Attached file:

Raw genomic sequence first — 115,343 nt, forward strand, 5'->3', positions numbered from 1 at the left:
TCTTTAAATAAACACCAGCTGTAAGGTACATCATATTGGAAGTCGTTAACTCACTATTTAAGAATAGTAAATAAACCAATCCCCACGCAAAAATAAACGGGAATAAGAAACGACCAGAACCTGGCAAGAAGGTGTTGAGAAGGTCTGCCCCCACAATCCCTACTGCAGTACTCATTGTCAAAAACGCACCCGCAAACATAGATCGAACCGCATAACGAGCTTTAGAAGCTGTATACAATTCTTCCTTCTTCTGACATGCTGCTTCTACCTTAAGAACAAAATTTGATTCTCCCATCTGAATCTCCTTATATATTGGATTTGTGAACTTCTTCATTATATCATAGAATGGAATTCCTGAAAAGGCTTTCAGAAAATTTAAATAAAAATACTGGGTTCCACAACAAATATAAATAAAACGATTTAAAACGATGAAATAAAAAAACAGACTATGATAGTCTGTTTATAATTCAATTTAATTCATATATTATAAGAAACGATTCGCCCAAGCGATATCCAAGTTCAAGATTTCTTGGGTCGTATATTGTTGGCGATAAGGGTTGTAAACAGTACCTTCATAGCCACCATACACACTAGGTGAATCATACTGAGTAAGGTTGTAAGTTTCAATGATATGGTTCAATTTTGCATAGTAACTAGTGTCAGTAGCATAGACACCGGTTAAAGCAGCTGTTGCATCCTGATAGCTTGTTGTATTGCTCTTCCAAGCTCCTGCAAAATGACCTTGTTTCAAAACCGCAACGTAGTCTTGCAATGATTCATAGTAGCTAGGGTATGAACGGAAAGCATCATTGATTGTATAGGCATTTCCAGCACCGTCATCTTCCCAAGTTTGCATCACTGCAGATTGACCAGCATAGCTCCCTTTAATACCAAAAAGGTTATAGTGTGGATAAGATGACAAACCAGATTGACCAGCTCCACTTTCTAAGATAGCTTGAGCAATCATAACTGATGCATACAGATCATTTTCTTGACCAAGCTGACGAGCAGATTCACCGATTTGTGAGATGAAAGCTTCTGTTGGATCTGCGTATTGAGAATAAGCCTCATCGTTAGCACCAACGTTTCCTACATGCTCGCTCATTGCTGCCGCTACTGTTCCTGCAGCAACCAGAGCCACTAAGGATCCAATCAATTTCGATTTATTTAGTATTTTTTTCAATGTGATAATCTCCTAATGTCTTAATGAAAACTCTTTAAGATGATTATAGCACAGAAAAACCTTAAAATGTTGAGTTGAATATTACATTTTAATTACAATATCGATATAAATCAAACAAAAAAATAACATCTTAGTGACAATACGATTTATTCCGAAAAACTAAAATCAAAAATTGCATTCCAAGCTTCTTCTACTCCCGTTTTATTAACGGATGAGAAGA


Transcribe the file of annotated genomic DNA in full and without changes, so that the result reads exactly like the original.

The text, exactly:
Raw genomic sequence first — 115,343 nt, forward strand, 5'->3', positions numbered from 1 at the left:
TCTTTAAATAAACACCAGCTGTAAGGTACATCATATTGGAAGTCGTTAACTCACTATTTAAGAATAGTAAATAAACCAATCCCCACGCAAAAATAAACGGGAATAAGAAACGACCAGAACCTGGCAAGAAGGTGTTGAGAAGGTCTGCCCCCACAATCCCTACTGCAGTACTCATTGTCAAAAACGCACCCGCAAACATAGATCGAACCGCATAACGAGCTTTAGAAGCTGTATACAATTCTTCCTTCTTCTGACATGCTGCTTCTACCTTAAGAACAAAATTTGATTCTCCCATCTGAATCTCCTTATATATTGGATTTGTGAACTTCTTCATTATATCATAGAATGGAATTCCTGAAAAGGCTTTCAGAAAATTTAAATAAAAATACTGGGTTCCACAACAAATATAAATAAAACGATTTAAAACGATGAAATAAAAAAACAGACTATGATAGTCTGTTTATAATTCAATTTAATTCATATATTATAAGAAACGATTCGCCCAAGCGATATCCAAGTTCAAGATTTCTTGGGTCGTATATTGTTGGCGATAAGGGTTGTAAACAGTACCTTCATAGCCACCATACACACTAGGTGAATCATACTGAGTAAGGTTGTAAGTTTCAATGATATGGTTCAATTTTGCATAGTAACTAGTGTCAGTAGCATAGACACCGGTTAAAGCAGCTGTTGCATCCTGATAGCTTGTTGTATTGCTCTTCCAAGCTCCTGCAAAATGACCTTGTTTCAAAACCGCAACGTAGTCTTGCAATGATTCATAGTAGCTAGGGTATGAACGGAAAGCATCATTGATTGTATAGGCATTTCCAGCACCGTCATCTTCCCAAGTTTGCATCACTGCAGATTGACCAGCATAGCTCCCTTTAATACCAAAAAGGTTATAGTGTGGATAAGATGACAAACCAGATTGACCAGCTCCACTTTCTAAGATAGCTTGAGCAATCATAACTGATGCATACAGATCATTTTCTTGACCAAGCTGACGAGCAGATTCACCGATTTGTGAGATGAAAGCTTCTGTTGGATCTGCGTATTGAGAATAAGCCTCATCGTTAGCACCAACGTTTCCTACATGCTCGCTCATTGCTGCCGCTACTGTTCCTGCAGCAACCAGAGCCACTAAGGATCCAATCAATTTCGATTTATTTAGTATTTTTTTCAATGTGATAATCTCCTAATGTCTTAATGAAAACTCTTTAAGATGATTATAGCACAGAAAAACCTTAAAATGTTGAGTTGAATATTACATTTTAATTACAATATCGATATAAATCAAACAAAAAAATAACATCTTAGTGACAATACGATTTATTCCGAAAAACTAAAATCAAAAATTGCATTCCAAGCTTCTTCTACTCCCGTTTTATTAACGGATGAGAAGA